Renault introduces 3rd-gen Twingo city car
28 August 2014
|New Renault Twingo. Click to enlarge.|
Renault has introduced its new, third-generation Twingo, which was developed in partnership with Daimler (earlier post). The latest generation of the city car is 10cm shorter than its predecessor, yet the interior of its cabin is 33cm longer; its turning circle is 4.30 meters (14 feet).
New Twingo comes with a choice of two three-cylinder gasoline engines (naturally aspirated or turbocharged): the 1.0L SCe 70 (along with a stop/start-equipped version) and the turbo 0.9L TCe 90. Combined cycle fuel consumption is as low as 4.2 l/100 km (56 mpg US) for the SCe 70 with stop/start.
SCe 70. This naturally-aspirated 999cc engine produces 70 hp (52 kW) at 6,000 rpm and peak torque of 91 N·m (67 lb-ft). Almost 90% of this figure is available from 1,000rpm, meaning gear changes need to be made less frequently while driving comfort is enhanced. Combined-cycle fuel consumption is 4.2 l/100 km (CO2 emissions of 95g/km) with Stop&Start (not available in all markets).
TCe 90. The 898cc turbo is already offered in the New Clio and Captur. The engine was adapted to suit New Twingo’s architecture with a re-design of 50% of its parts. Power output is 90 hp (66 kW) and peak torque is 135 N·m (100 lb-ft).
The engine is equipped with an electric waste-gate which ensures the optimal balance between performance and low fuel consumption/CO2 emissions. Stop&Start is standard for this Euro 6b-compliant engine, while combined-cycle fuel consumption and CO2 emissions are 4.3 litres/100 km (54.7 mpg US) and 99 g/km respectively.
Both the SCe 70 and Energy TCe 90 engines are equipped with Hill Start Assist. The two engines will initially be mated to a manual five-speed gearbox, but a dual-clutch, six-speed EDC automatic transmission will become available in September 2015.
Drivers can reduce their fuel consumption by an estimated further 10% using to New Twingo’s on-board eco-driving aids: the ECO mode (Energy TCe 90 only); a gearshift indicator; and the Renault Driving eco2 feature available with the R & GO and R-Link Evolution multimedia systems.
The engine in the Twingo is tilted at an angle of 49 degrees and located in a mid-rear position, forward of the wheels, supported by a De Dion-type rear suspension arrangement. The switch to the rear has freed the MacPherson-type front suspension from numerous architectural constraints, enabling New Twingo to benefit from enhanced steering precision and more finely-calibrated power steering compared with Twingo II.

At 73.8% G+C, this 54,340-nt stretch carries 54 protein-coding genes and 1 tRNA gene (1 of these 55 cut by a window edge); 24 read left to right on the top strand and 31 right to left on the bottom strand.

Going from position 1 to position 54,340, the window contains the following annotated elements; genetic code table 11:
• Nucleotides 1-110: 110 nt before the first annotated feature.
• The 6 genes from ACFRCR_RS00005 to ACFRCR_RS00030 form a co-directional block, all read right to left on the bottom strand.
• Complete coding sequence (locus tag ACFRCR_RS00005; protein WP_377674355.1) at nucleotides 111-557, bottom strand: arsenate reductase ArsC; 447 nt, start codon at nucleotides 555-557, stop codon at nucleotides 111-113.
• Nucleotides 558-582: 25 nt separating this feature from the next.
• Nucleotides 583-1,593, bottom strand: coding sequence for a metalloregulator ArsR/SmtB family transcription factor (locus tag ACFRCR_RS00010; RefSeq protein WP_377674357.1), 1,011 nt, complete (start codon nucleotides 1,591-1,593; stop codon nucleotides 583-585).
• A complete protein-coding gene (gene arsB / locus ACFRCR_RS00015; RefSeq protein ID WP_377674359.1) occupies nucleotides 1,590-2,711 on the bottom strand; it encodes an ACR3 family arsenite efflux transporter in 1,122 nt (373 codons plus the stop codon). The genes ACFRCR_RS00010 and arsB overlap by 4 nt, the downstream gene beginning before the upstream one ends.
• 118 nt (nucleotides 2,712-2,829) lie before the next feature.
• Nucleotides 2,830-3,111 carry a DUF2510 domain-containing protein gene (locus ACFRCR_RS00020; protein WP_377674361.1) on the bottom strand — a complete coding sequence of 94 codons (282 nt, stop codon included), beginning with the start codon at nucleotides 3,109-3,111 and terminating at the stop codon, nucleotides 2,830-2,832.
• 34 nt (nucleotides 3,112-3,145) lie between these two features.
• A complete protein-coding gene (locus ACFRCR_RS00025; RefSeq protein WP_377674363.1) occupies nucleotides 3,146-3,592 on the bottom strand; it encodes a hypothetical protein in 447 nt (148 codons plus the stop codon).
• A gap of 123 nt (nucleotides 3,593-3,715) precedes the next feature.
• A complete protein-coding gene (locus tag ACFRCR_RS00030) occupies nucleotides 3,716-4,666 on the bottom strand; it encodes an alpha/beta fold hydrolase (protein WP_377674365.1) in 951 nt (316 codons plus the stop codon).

|Positioning of the engine. Sound- and heat-proofing are provided by a carpet- and foam-lined metal plate beneath the trunk floor. Click to enlarge.|
New Twingo’s architecture provides a balanced weight distribution (45% over the front wheels and 55% at the rear, as opposed to 70/30 in the case of a front-wheel drive vehicle).
When we developed the chassis, the objective was simple. We wanted to offer performance that was as dependable as that of a front-wheel-drive car while providing the enjoyment of rear-wheel drive motoring. In other words, we wanted a car with reassuringly easy handling for every type of driver. We are extremely satisfied with New Twingo’s precision and agility; it is a car that is genuinely suitable for everybody.—Christian Steyer, Chief Engineer, New Twingo.
Positioning the powerplant at the rear necessitated a comprehensive re-think of the entire upper and lower sections of the engine in order to make sure it could fit beneath the trunk while at the same time providing the required ground clearance. Fifty percent of the parts had to be re-designed, including the timing cover, water and air ducting, accessory facings and exhaust system. This work allowed Renault’s engine specialists to reduce the height of the space taken up by the engine by 15 cm (6 inches).
The positioning of steering axes ahead of the front wheels and the power steering unit located on the steering rack enable the wheels to turn through 45 degrees, compared with an average of 30 degrees for the city car segment.
The Energy TCe 90 version comes with VGR steering (Variable Gear Ratio). From firm in the straight-ahead position, the ratio becomes much higher as the steering wheel is turned to deliver a combination of precision on open roads and maneuverability in built-up areas, requiring one half-turn of the steering wheel less from lock to lock compared with the SCe 70 version.
With a short hood and wide windshield, New Twingo offers a level of visibility among the best in its class, with a forward angle of vision of 12.1 degrees below the horizontal—a feature that is particularly useful when driving in town.
The new Twingo offers a reversing camera is integrated into the rear bumper. Working in tandem with the rear parking assist, its benefits are particularly appreciable in parallel parking maneuvers in town. The image is displayed on the navigation system’s screen, while drivers can also visualize their predicted course which is calculated as a function of the angle at which the steering wheel is turned.
New Twingo is also fitted with a camera mounted inside the windscreen behind the rear-view mirror and capable of detecting involuntary lane departure. When a lane-marking line is crossed without the indicators being activated, the driver is alerted by a warning light on the instrument panel accompanied by an audible beep.
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